Chances are you will hear a lot about El Niño in the next month or two. Meteorologists and weather science experts at the National Weather Service (NWS) say that there is a 99% chance that the we will start to see a massive cold-front sooner in the year than has ever happened, which will produce not just record-breaking snowfall, but according to Dr. Boris Scvediok, a doctor of global weather sciences, record shattering snow storms across the board, affecting the entire United States.
“For the sake of comparison to the past winter, lets say that your area received a total of twenty inches of accumulative snow for the season. Because this year the snowfall is predicted to start by the end of September or the beginning of October, you can expect to multiply that number by up to five, ten, maybe even twenty times in some areas. In the worst zones, you could see 50 times the amount of snow you’ve had in the past. This is the type of winter the American public needs to prepare for. Several meteorologists are saying not to buy into what the models are showing. I can tell you from forty years of scientific weather research, they are doing you a disservice,” Dr. Scvediok told the Associated Press on Friday. “The Northeast, Ohio Valley, and Midwestern states will definitely get hit the hardest.”
Edward F. Blankenbaker, Senior Administrator of Meteorologists, also told the media that this will be a once-in-a-lifetime kind of snowy winter.
“Pretty much everyone will see snow like they never have in their lives. Most younger people don’t even know what an actual blizzard looks like, but by the end of March, they will be seasoned survivalists,” Blankenbaker said. “Everyone needs to make sure they have their weather emergency kits prepared and ready to go. There will undoubtably be mass power outages, which along with freezing temperatures and enough snowfall to immobilize entire cities, will most likely, and unfortunately, be a very dangerous recipe. Safety always comes first and the time to prepare is right now.”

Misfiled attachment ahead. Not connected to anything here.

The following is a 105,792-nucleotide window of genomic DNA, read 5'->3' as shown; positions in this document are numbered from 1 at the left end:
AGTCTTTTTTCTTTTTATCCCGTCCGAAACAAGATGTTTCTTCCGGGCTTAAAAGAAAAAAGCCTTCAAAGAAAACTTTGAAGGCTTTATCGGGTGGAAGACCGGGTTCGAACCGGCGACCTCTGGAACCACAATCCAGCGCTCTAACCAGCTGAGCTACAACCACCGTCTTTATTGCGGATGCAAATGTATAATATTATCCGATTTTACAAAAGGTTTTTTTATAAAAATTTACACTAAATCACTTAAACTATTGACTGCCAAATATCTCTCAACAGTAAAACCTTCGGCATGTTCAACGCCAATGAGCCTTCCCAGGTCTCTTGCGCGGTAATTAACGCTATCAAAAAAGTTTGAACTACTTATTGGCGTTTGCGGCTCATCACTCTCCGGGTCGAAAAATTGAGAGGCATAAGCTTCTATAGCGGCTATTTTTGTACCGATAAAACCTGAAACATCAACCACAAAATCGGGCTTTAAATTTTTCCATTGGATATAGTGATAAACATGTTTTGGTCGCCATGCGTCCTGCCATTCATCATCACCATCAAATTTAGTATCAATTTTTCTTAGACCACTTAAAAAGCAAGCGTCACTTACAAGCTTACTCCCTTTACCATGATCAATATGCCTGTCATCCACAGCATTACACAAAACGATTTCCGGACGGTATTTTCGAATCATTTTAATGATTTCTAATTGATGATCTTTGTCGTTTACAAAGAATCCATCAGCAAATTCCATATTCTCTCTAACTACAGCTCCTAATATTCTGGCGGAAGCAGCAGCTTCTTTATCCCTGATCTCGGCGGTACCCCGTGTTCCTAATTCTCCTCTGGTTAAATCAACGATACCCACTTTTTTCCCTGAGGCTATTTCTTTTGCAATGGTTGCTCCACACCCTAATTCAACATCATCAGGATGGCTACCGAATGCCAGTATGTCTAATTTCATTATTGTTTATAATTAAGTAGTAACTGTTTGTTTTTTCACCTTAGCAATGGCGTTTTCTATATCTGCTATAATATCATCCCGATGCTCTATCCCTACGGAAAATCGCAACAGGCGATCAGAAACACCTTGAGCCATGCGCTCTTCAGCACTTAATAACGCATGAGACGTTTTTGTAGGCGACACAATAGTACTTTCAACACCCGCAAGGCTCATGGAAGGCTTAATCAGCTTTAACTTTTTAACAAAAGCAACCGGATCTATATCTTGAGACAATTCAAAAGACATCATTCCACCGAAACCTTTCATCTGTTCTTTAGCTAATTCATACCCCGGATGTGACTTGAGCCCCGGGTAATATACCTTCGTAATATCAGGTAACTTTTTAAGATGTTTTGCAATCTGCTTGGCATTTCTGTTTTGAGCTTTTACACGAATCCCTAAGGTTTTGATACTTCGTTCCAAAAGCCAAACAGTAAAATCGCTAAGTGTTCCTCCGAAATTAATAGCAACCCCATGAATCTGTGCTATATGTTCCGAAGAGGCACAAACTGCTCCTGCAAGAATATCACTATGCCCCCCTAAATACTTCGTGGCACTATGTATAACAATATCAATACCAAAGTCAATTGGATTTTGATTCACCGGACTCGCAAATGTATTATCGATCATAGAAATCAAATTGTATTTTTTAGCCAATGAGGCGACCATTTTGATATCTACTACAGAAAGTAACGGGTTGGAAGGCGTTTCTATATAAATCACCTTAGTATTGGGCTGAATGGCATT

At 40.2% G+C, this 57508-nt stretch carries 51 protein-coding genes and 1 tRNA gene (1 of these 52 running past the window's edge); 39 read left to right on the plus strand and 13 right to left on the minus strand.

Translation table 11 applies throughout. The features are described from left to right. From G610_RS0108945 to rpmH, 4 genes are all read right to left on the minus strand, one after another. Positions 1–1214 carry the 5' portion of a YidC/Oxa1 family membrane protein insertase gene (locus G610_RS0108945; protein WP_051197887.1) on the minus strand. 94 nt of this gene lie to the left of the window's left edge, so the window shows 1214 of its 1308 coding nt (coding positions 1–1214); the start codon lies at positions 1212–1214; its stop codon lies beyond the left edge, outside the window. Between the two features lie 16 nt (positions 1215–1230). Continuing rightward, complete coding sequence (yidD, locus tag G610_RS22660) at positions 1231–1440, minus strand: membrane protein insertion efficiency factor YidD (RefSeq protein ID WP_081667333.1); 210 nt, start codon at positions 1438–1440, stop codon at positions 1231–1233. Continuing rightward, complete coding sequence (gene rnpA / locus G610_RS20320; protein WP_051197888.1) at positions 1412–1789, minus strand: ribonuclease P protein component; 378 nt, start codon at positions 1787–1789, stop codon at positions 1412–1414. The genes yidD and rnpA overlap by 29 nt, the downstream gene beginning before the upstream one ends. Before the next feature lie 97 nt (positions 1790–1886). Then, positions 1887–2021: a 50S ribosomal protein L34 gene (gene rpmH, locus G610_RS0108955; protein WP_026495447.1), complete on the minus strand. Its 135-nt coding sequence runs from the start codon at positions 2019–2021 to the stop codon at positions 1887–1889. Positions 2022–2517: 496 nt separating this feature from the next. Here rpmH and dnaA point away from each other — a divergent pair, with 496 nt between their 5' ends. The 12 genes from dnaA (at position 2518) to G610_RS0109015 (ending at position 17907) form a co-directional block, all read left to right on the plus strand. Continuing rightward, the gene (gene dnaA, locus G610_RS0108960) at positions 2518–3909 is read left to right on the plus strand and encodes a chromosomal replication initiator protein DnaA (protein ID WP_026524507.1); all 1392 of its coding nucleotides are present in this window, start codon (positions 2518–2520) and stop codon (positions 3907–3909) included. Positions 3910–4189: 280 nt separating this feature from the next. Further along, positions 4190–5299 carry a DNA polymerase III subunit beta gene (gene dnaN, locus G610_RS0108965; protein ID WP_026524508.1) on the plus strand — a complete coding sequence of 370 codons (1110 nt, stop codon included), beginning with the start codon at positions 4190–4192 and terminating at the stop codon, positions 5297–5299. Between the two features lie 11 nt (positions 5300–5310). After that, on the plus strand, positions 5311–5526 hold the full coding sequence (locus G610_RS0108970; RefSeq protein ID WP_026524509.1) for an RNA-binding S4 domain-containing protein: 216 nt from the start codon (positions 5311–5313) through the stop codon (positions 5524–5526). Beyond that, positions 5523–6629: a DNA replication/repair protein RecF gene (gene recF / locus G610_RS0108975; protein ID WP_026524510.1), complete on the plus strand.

Along with the mention of severe winter weather, the Food and Drug Administration (FDA) predicts supply and demand could cause shortages, causing the prices of bread and milk to increase substantially. FDA spokesperson Rebecca Miller suggests alternatives in preparation of the coming months.
“We are encouraging that you go out and purchase bulk amounts of dry, powdered milk which can be stored in your cupboards. This will prevent frantic trips to grocery stores and super markets as the onslaught of storms begin to fall upon your respected region.” Miller said. “As far as bread, we suggest you buy as much as you can efficiently store in your freezer. Bread can be frozen and thawed without compromising the integrity of its quality. Preparations such as these are crucial and the fact that technology has brought us to a time and place in which such events can be predicted is quite remarkable. So stock up on your powdered milk and fill your freezer with loaves of bread, because once the blankets of snow begin to fall, brave souls will confront the elements to raid stores of these products like some sort of scavenger hunt. Don’t be a part of the Snowpocolypse, it’s a dangerous battlefield of crazed-shopping, winter-bitten weather zombies.”
Stock up! Prices could more than triple in some locations